When the sample was split at the median for overall confidence, subjects with lower confidence at the end of the first and fourth months showed significantly higher distress scores than those with higher confidence levels (Z=-3.20 (P<0.001) v Z=-1.90 (P<0.05; fig 3). When this analysis was repeated for subjects reporting no stressful life events the same results were found (Z=-3.19 (P<0.001) v Z=-1.90 (P<0.05)).
Subjects with change scores below the median had significantly higher psychological distress scores at the end of the fourth month than those with scores above the median (Z=-2.62 (P<0.01); fig 4). The same results were found for the group reporting no stressful personal life events (Z=-2.18, P<0.05).
Work related stressors
Of a possible total of 726, 586 (81%) case descriptions of consultations causing difficulty were completed. The factors reported as contributing to the difficulties encountered related to three broad categories: the type of problem presented by the patient, communication difficulties, and department organisational issues (box).
Box 1—Factors causing senior house officers stress during 586 “difficult” consultations
Type of clinical presentation (91;16%)
Dead or dying patients (10)
Psychiatric patients (10)
Road traffic accident or acute multiple trauma (7)
Patient in pain (5)
Trivial condition (5)
Cardiac problems or arrest (4)
Head injuries (4)
Eye injuries (2)
Drug addicts or overdose cases (2)
Patient alcoholic (2)
Bowel obstruction (1)
Cervical spine injuries (1)
Problems entirely social (1)
Unable to/whether to admit patient (12)
Lack of confidence in own skills (11)
No pathology detected (7)
Problems assessing patient (4)
Concern about risk of contracting disease (2)
Embarrassment on examining patient (1)
Lack of experience (1)
Concern about missed or incorrect diagnosis (87)
Lack of experience (7)
Poor response to treatment (2)
Communication with patient or relatives (132;23%)
Dealing with demanding, manipulative, violent, or aggressive patients (50)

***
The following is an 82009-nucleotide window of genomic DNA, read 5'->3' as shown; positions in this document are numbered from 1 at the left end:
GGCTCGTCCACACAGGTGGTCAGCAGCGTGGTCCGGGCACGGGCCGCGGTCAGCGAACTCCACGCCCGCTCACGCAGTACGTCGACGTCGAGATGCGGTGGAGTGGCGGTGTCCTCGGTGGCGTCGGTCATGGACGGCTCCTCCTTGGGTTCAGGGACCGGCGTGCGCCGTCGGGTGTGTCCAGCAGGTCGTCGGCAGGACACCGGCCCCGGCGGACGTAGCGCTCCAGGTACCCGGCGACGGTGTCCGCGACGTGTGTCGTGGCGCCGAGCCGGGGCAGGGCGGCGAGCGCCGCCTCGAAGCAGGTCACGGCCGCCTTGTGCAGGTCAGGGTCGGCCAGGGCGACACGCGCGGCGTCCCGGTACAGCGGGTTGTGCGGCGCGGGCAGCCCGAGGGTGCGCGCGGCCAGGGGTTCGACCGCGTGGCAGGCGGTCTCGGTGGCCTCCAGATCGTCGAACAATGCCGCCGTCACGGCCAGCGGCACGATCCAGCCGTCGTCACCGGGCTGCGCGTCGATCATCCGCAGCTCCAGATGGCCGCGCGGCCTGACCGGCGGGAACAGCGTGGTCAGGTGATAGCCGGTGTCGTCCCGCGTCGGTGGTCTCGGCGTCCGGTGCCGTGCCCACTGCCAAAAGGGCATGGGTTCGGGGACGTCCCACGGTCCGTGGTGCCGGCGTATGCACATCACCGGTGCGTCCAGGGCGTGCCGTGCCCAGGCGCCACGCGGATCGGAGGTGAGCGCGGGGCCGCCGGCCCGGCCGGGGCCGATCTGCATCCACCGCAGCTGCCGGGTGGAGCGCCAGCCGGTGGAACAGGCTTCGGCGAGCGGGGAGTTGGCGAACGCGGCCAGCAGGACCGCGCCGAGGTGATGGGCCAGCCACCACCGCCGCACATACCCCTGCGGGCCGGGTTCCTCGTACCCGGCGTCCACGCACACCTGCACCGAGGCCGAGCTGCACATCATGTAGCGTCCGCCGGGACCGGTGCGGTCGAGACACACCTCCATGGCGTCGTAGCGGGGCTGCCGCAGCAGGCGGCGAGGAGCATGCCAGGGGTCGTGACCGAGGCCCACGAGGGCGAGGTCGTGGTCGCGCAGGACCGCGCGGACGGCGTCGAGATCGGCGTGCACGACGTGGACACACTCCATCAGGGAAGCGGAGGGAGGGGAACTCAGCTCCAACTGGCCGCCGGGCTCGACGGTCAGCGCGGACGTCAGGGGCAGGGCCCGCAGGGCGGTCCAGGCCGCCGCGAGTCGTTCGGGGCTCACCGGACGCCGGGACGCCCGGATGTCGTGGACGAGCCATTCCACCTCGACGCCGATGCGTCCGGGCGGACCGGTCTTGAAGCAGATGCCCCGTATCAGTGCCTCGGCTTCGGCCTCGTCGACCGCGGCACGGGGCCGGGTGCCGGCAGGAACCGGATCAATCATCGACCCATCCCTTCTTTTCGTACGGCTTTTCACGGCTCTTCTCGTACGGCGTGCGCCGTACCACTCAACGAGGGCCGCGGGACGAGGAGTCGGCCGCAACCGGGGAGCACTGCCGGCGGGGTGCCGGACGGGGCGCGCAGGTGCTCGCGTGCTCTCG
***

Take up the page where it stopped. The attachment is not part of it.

Dealing with family or friends; breaking bad news (34)
Poor historian or unwilling to provide history (15)
Uncooperative patient (15)
Patient disagreed with SHO's opinion (11)
Racism among patients (1)
Concern about medicolegal issues (15; 3%)
Medicolegal worries or threat of being sued (5)
Patient complained (5)
Restraining orders (4)
Legal implications of withholding information from police (1)
SHO's own feelings of stress or distress
Own anger or frustration (10)
Feeling of lack of authority or control (3)
Seeing aborted fetus (1)
Seeing decapitated body (1)
Unable to stay calm (1)
Made to feel guilty by patient (1)
Feeling sad or upset (1)
Discharge or referral (74;13%)
Discharging patient; concern about future problems (31)
Problems with referral/when to refer (27)
No GP or problem with GP (4)
Medical/nursing team (20;4%)
Problems with other teams; colleagues reluctant to see or admit patients (6)
Arguing with colleagues or nursing staff (4)
Had to disturb a colleague (2)
Lack of guidance from specialist teams (2)
Had to ask colleague for help (1)
Failure to do something urgently (1)
Racism among staff (1)
Departmental issues (33;6%)
Unable to treat patient; treatment not available on site (10)
Night consultations or disturbed sleep (7)
Fears for safety; no security in department (6)
Busy department (5)
Bed shortage (3)
Problems with defibrillating equipment (1)
Waiting for results (1)
At the end of their fourth month subjects reported the main factors that caused them to feel stressed while working during the preceding four weeks (box). The most frequently reported stressors were related to department organisational factors, in particular the intensity of workload.
Box 2—Main factors causing stress to 100 senior house officers during their fourth month working in accident and emergency
Patient factors (24%)
Violent, abusive, or demanding patients (16)
Trivial conditions (5)
Patients or relatives disagreeing with diagnosis or treatment plans (1)
Repeat attenders (1)
Breaking bad news (1)
Clinical presentation (17%)
Treating paediatric patients (5)
Drug or alcohol dependent patients (2)
Making mistakes (2)
Elderly patients (2)
Seriously ill patients (1)
Cervical spine injuries (1)
Multiple trauma patients (1)
Deliberate self harm (1)
Primary care patients unhappy with GP (1)
Personal concerns (4%)
Personal problems (2)
Low morale (1)
Lack of a challenge (1)
Intensity of workload (33)
Alone working nights; poor support from seniors (10)
Fatigue; lack of sleep (8)
Working alone; lack of support (6)
Lack of time off (6)
Unsociable rota (6)
Working for examinations (2)
Working nights after annual leave (1)
Feeling isolated (1)
Staff factors (19%)
Difficulty referring to specialties (8)
Tensions between staff (4)
Lazy colleagues (2)
Lack of supervision or teaching (1)